I’ll seize this post to tell you that I’ve just updated my Last.fm backports for Debian and Ubuntu.
So although you still can play songs in the old player, now you need at least version 1.3 of the client to do it properly. This is bad news for sarge and dapper users, as Last.fm 1.3 requires a version of Qt too recent for those distributions. Those using etch, edgy or feisty can still benefit from my backports. Users of more recent distros can install the official Debian packages created by John Stamp.
For those interested, the semi-official Debian backports (not compiled by me) are also available at backports.org so sooner or later my work with Last.fm won’t be necessary anymore. I hope that it has been useful during all this time
I’ve had a great time in Primavera Sound 2007. It was a really good festival and -despite some flaws this year- very well organised.
This time more than 100 artists and bands played in the festival so it’s really hard to summarize everything in a few lines. Some of my favourite concerts were (in no particular order): Wilco, Spiritualized, Billy Bragg, Sonic Youth, The Durutti Column and Malajube.
And now, back again at work!
I’m glad to announce that, after some months of unofficial packages, John Stamp is now the official Debian maintainer of the Last.fm client.
You can find his packages in the official Debian and Ubuntu repositories. So if you’re using the development version of either distribution you can forget about this page and install this software using apt-get.
However, as many people are using etch, feisty, or some previous version of Debian or Ubuntu, I’ll keep compiling backports of John’s packages for these distributions, at least for some time.
You can get them from my home page, as usually.
We had a great time last weekend at DudesConf. We met a lot of Debian people from all parts of Spain (and some non-Spaniards too) and had some interesting talks and BOFs. Check Mario’s report and don’t miss our photo with Steve Langasek!
I have been very busy these days so I had no time to release the packages until today. These are the news:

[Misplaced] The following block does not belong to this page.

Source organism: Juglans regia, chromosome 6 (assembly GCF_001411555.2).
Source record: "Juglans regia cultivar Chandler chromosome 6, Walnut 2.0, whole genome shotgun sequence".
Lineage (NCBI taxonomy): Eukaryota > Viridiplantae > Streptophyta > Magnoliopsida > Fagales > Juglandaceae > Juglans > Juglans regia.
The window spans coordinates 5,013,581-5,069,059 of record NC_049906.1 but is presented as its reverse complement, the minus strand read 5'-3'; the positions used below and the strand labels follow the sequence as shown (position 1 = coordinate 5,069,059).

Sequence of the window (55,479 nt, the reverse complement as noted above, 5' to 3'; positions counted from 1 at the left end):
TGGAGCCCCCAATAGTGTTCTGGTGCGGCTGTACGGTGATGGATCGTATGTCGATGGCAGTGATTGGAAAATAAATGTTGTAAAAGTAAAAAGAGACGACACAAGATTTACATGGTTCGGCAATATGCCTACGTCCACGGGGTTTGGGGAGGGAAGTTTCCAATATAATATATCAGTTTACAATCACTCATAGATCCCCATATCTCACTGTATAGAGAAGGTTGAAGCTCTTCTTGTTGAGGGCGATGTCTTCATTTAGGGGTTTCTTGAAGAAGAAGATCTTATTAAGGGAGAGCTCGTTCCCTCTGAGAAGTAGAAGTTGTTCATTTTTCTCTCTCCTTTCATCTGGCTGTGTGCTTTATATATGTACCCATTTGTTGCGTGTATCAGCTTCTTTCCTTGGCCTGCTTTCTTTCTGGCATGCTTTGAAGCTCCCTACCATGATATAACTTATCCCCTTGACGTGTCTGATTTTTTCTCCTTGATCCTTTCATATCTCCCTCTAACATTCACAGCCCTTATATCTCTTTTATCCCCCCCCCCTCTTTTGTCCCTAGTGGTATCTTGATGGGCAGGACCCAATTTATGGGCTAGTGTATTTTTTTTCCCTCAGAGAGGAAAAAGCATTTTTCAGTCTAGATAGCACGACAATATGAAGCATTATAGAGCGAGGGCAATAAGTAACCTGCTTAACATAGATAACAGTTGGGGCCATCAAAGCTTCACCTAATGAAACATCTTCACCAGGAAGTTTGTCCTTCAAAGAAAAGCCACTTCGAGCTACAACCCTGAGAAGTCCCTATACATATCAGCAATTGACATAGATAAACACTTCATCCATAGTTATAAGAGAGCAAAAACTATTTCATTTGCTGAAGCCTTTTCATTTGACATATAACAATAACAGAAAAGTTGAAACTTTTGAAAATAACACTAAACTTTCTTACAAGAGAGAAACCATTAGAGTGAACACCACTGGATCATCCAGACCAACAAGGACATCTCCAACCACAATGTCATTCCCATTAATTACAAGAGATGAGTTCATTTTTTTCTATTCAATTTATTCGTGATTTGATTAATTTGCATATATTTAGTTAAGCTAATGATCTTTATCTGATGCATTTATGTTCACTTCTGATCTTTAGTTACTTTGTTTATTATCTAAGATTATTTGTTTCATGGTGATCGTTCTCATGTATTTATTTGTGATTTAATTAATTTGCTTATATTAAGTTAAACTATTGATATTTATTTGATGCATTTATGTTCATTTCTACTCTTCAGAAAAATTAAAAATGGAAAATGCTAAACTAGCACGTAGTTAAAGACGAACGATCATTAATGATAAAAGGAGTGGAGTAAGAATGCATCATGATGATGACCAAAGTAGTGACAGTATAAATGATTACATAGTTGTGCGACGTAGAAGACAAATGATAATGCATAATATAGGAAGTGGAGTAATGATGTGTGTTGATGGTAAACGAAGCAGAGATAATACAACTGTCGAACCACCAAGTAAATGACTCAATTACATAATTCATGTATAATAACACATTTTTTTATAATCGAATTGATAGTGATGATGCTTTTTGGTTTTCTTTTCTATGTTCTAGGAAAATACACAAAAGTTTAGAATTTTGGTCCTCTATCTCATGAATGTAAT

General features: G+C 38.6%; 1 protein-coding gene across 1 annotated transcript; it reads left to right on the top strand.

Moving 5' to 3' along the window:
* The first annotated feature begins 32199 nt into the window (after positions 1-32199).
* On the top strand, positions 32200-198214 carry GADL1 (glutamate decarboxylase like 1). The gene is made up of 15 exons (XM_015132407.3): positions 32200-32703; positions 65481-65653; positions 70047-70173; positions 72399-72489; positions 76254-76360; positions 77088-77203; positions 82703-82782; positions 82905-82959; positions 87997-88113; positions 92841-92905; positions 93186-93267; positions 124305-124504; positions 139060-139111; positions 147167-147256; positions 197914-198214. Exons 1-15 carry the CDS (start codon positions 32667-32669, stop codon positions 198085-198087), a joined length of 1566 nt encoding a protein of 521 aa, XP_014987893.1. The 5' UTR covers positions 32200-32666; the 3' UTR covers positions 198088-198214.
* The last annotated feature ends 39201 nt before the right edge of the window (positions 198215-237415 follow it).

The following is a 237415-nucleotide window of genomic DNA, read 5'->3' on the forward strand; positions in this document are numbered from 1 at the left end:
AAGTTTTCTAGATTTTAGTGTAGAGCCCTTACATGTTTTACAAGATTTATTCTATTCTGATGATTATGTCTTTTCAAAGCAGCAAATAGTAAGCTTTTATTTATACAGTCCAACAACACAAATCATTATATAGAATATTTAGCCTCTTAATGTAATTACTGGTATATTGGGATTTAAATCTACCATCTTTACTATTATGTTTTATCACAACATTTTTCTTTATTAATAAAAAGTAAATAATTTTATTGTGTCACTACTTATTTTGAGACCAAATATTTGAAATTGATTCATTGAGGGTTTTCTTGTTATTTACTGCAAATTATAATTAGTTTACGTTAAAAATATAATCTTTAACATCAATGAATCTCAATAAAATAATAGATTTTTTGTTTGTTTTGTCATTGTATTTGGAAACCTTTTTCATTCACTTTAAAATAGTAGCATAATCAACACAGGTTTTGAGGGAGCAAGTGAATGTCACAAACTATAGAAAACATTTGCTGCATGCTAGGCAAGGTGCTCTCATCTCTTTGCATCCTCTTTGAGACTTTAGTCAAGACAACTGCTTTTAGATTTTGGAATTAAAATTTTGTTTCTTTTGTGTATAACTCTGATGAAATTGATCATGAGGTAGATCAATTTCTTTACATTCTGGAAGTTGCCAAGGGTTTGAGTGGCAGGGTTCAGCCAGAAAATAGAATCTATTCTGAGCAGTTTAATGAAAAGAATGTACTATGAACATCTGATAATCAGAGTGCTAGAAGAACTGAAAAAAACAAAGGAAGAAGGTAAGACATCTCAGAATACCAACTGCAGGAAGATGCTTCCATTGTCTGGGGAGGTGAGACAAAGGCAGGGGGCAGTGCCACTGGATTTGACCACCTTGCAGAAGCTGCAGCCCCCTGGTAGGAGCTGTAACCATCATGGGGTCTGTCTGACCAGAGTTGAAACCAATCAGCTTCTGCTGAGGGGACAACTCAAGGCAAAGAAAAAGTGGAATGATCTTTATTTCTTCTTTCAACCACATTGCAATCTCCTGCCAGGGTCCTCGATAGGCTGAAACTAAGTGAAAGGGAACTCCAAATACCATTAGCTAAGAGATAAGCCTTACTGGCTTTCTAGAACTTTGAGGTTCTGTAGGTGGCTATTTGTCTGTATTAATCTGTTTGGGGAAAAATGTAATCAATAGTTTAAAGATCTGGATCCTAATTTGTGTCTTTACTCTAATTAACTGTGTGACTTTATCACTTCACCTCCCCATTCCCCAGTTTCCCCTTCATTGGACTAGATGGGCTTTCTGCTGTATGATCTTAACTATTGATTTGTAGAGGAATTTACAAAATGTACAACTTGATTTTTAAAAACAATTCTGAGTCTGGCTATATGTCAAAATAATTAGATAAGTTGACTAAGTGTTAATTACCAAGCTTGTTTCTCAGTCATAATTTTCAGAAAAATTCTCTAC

- Added Turkish translation.
- Added a patch to prevent text relocations. Users of 64-bit architectures should benefit from this.
- I’ve compiled a new package for Ubuntu Feisty (although the one for Edgy should work as well).
You can get the packages here.
Johh has backported the latest patches he created for the etch/edgy versions of Last.fm to version 1.0.7, so Debian sarge and Ubuntu dapper users can benefit for them. Changes include the ability to select the web browser from the configuration dialog, a new ALSA plugin and some other minor fixes.
Last.fm 18.104.22.168 for Debian etch and Ubuntu edgy has been updated too, including a fix for environments with several sound cards.
Just a couple of days after we published an update for Last.fm 22.214.171.124, a new version was released: Last.fm 126.96.36.199.
Besides some bugfixes, the UI has been translated into several languages, so you can run this program in english, italian, german, french, spanish, portuguese, polish, russian, japanese and korean.
Moreover, this time the Last.fm team has released a Debian package (for Debian etch), available from the Last.fm downloads page.
However you still might find our packages interesting because:
- We’re including some enhancements not available in the official version.
- We have packages for several distros: Debian sarge and etch, Ubuntu dapper and edgy.
And as usual, feedback is appreciated. Enjoy!